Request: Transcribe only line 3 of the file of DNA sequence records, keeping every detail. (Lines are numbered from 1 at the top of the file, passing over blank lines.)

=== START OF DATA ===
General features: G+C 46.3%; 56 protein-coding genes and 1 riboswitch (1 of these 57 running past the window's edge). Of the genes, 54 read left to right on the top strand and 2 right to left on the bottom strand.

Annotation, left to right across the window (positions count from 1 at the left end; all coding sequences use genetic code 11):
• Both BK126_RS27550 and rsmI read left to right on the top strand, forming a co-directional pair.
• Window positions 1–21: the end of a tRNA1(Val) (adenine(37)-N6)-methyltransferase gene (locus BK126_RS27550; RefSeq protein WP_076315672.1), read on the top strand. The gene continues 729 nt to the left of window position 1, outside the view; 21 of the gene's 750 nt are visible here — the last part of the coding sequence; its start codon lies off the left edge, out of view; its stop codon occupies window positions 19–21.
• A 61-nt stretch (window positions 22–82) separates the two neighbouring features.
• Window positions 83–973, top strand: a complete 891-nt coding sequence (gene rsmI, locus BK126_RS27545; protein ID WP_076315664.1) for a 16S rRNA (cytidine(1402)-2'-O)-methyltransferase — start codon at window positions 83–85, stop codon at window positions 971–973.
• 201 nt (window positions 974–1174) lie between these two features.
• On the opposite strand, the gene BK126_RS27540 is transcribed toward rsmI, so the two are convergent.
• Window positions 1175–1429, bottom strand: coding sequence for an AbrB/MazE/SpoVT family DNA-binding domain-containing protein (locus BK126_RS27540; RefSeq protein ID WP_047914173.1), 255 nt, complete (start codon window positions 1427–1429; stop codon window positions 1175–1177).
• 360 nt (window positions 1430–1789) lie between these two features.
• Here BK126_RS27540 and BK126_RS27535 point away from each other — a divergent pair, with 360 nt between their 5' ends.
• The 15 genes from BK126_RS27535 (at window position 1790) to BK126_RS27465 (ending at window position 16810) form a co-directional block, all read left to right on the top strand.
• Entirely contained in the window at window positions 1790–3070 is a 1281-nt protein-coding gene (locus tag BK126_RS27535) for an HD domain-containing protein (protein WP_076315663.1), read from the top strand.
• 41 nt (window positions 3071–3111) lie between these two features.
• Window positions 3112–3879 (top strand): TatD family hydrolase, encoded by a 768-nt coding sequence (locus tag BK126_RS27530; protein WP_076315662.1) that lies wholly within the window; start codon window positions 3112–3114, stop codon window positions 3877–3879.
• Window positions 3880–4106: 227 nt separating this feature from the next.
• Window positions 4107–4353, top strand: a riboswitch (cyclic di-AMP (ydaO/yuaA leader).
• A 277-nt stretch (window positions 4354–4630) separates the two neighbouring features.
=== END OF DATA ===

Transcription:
• Both BK126_RS27550 and rsmI read left to right on the top strand, forming a co-directional pair.